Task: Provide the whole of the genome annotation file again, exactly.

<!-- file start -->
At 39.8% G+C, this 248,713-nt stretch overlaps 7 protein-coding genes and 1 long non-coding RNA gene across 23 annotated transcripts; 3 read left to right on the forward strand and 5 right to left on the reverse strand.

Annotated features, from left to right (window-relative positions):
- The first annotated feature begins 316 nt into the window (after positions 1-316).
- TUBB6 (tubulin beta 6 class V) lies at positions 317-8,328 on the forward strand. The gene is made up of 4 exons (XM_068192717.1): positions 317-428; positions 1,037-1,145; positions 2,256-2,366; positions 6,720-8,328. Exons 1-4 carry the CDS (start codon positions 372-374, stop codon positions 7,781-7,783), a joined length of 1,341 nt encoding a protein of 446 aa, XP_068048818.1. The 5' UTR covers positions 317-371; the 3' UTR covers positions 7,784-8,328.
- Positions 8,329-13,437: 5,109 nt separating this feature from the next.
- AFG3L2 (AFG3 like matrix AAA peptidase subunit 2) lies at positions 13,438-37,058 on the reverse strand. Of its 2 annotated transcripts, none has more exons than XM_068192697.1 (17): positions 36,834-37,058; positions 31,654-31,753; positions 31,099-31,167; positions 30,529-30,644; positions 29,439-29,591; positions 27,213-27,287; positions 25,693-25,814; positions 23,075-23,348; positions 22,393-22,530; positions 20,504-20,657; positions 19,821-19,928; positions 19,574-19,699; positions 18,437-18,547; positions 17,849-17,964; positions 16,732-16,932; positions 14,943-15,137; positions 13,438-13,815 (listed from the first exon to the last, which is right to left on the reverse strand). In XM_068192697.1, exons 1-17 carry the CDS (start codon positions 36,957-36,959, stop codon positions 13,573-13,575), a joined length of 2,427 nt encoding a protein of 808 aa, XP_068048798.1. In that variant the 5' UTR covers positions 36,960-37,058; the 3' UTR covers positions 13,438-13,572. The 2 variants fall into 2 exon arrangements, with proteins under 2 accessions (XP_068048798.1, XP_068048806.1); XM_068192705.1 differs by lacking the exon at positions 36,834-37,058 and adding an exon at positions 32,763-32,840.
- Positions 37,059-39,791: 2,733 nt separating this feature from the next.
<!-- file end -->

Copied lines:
At 39.8% G+C, this 248,713-nt stretch overlaps 7 protein-coding genes and 1 long non-coding RNA gene across 23 annotated transcripts; 3 read left to right on the forward strand and 5 right to left on the reverse strand.

Annotated features, from left to right (window-relative positions):
- The first annotated feature begins 316 nt into the window (after positions 1-316).
- TUBB6 (tubulin beta 6 class V) lies at positions 317-8,328 on the forward strand. The gene is made up of 4 exons (XM_068192717.1): positions 317-428; positions 1,037-1,145; positions 2,256-2,366; positions 6,720-8,328. Exons 1-4 carry the CDS (start codon positions 372-374, stop codon positions 7,781-7,783), a joined length of 1,341 nt encoding a protein of 446 aa, XP_068048818.1. The 5' UTR covers positions 317-371; the 3' UTR covers positions 7,784-8,328.
- Positions 8,329-13,437: 5,109 nt separating this feature from the next.
- AFG3L2 (AFG3 like matrix AAA peptidase subunit 2) lies at positions 13,438-37,058 on the reverse strand. Of its 2 annotated transcripts, none has more exons than XM_068192697.1 (17): positions 36,834-37,058; positions 31,654-31,753; positions 31,099-31,167; positions 30,529-30,644; positions 29,439-29,591; positions 27,213-27,287; positions 25,693-25,814; positions 23,075-23,348; positions 22,393-22,530; positions 20,504-20,657; positions 19,821-19,928; positions 19,574-19,699; positions 18,437-18,547; positions 17,849-17,964; positions 16,732-16,932; positions 14,943-15,137; positions 13,438-13,815 (listed from the first exon to the last, which is right to left on the reverse strand). In XM_068192697.1, exons 1-17 carry the CDS (start codon positions 36,957-36,959, stop codon positions 13,573-13,575), a joined length of 2,427 nt encoding a protein of 808 aa, XP_068048798.1. In that variant the 5' UTR covers positions 36,960-37,058; the 3' UTR covers positions 13,438-13,572. The 2 variants fall into 2 exon arrangements, with proteins under 2 accessions (XP_068048798.1, XP_068048806.1); XM_068192705.1 differs by lacking the exon at positions 36,834-37,058 and adding an exon at positions 32,763-32,840.
- Positions 37,059-39,791: 2,733 nt separating this feature from the next.